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Scott’s Column: Revelation

Rev. Dr. E. Scott Jones
March 6 2019

We’ve recently begun a study of the Book of Revelation in our Wednesday Night Bible Study.  As we were nearing the end of our study of the Book of Judges last fall, I asked what the class wanted to do next, and Revelation was the answer.

Growing up as a Southern Baptist, my religious culture was deeply shaped by a reading of Revelation as the prediction of the “end times.”  We were taught decode symbols for their contemporary meaning.  For example, an devastating swarm of locusts must mean a battle that would include helicopters.  We believed in a rapture of all Christians followed by seven years of tribulation during which evil would reign upon the Earth, before Jesus would return and defeat the forces of the Antichrist at the Battle of Armageddon.

When I went off to college at Oklahoma Baptist University, my professors taught me academic approaches to interpretation, particularly historical-critical method.  I vividly remember once in a class on Paul when the professor, who was even one of the more conservative of the religion faculty, was asked a question about the “end times” and he answered, “I don’t think we should worry about the second coming of Jesus until everyone knows about the first.”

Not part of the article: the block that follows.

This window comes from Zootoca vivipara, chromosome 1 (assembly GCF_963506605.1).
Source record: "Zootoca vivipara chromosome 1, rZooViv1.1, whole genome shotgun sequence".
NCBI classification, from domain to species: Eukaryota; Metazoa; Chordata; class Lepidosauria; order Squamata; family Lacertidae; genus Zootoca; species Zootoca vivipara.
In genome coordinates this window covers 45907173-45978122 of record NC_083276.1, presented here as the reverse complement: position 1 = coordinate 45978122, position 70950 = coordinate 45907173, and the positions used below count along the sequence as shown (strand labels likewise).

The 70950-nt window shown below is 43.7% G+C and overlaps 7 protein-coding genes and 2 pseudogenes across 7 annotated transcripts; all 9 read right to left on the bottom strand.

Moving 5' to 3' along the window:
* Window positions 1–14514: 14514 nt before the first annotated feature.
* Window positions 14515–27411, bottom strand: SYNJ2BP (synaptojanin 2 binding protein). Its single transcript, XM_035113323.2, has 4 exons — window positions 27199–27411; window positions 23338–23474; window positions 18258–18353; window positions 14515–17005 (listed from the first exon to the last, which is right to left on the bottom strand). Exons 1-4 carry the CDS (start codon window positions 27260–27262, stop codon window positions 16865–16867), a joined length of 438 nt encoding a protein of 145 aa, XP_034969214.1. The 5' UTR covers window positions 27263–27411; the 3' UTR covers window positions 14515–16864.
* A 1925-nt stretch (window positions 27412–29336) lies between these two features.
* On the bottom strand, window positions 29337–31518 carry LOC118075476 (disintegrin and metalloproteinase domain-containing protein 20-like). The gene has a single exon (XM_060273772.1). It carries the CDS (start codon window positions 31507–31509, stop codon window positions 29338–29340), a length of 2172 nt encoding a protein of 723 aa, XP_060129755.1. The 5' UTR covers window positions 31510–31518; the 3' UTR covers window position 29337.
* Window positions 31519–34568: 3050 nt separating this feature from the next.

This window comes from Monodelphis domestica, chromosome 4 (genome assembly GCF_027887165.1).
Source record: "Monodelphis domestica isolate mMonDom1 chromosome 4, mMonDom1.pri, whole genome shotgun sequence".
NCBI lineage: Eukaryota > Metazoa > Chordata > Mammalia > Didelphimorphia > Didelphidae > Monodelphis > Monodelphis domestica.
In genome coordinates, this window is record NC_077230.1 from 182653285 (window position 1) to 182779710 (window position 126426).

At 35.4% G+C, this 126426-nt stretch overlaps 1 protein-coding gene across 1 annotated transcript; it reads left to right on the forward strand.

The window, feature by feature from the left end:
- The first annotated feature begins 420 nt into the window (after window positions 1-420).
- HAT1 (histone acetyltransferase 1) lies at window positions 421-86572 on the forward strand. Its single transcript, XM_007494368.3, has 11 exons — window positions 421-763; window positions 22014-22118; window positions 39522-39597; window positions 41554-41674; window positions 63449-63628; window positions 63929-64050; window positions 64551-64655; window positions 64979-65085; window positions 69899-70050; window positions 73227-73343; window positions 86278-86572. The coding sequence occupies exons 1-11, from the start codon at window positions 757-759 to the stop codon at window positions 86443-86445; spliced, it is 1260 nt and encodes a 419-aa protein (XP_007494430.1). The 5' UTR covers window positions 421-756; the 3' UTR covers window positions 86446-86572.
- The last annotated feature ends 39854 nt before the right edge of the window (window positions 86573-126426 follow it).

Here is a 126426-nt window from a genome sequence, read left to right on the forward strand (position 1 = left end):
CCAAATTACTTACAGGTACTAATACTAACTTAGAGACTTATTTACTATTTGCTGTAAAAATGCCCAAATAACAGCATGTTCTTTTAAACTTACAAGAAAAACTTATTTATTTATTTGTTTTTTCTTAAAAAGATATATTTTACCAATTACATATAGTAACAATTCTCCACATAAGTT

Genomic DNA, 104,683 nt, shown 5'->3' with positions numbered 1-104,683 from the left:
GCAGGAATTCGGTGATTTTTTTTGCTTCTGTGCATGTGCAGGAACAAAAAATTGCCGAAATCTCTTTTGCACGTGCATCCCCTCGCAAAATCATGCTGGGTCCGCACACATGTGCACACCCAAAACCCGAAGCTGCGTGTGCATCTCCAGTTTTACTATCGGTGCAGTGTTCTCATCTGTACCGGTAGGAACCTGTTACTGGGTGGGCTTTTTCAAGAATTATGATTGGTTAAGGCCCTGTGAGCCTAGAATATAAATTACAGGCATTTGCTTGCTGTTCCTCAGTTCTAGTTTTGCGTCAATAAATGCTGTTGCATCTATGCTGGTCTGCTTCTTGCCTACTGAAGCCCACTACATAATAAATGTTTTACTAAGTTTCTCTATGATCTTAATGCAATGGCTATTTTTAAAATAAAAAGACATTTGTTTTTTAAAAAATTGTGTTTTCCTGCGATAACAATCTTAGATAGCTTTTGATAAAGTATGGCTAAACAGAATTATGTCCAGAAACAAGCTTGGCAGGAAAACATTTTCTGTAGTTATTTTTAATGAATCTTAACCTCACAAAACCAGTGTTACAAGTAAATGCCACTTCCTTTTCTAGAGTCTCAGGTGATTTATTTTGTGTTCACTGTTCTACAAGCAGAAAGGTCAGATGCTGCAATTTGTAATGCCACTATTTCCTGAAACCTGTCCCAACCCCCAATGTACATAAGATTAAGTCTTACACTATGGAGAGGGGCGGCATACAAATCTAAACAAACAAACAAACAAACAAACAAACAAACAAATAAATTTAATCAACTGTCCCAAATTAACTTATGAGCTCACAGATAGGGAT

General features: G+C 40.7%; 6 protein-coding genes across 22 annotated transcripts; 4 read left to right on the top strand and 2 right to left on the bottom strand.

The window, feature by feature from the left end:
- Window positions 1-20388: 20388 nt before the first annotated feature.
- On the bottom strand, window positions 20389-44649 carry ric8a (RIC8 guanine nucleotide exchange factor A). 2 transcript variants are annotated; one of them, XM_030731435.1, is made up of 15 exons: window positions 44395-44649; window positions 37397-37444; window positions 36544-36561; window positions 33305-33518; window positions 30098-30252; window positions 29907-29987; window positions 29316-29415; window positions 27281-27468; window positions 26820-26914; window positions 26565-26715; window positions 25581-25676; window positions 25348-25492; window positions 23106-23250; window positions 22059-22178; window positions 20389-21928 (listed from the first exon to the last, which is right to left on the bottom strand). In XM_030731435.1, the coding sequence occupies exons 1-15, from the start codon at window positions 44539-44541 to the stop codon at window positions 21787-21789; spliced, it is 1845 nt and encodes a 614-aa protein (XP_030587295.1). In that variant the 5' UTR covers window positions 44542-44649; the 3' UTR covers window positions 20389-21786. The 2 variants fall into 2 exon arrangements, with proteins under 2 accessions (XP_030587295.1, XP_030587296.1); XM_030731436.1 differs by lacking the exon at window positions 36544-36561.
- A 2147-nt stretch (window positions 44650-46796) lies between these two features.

So I soon learned to ignore the Book of Revelation and all that eschatological speculation I’d grown up with.  Which meant I was like many Christians throughout the centuries who have de facto excised the book from the canon (for instance, John Calvin wrote commentaries on every book in the New Testament except Revelation).

In my first year of full-time ministry, I was a youth minister at a moderate Baptist church in Fayetteville, Arkansas.  When I asked the youth what they wanted to study, one girl mentioned Revelation.  At the time the Left Behind novels were popular.  She hadn’t read them, but had friends who had.  She wanted to understand what it was that they seemed to take so seriously but she had never heard about.

Well, I wanted to respond to this curiosity, so I asked my senior minister for help.  He shared with me his academic commentaries on the book and that year our moderate Baptist publishing house, Smyth & Helwys, published a study guide.  So I began to read and study in preparation for a class with the youth.

And suddenly the curtain was parted and I began to see and understand Revelation in ways that made it one of my favourite books.  Revelation was written to help the struggling Christians of its time understand how to remain faithful to God in the midst of the Roman Empire; it wasn’t about the end times.  Revelation is really about how nonviolent sacrifice overthrew violence, rather than being a militaristic book.  Revelation was about how hope in the midst of suffering, a vision of new creation, a book full of music and song that worships the glory of God.  It was a guide for us to be faithful dissidents in the midst of American empire.  In other words, it was so many things, a rich and fascinating book.

So, I invite you to join us on Wednesday nights at six as we explore this controversial, strange, wonderful text.

NOTE: Wednesday, March 6 there will be no Bible Study.  Instead there is an Ash Wednesday worship service.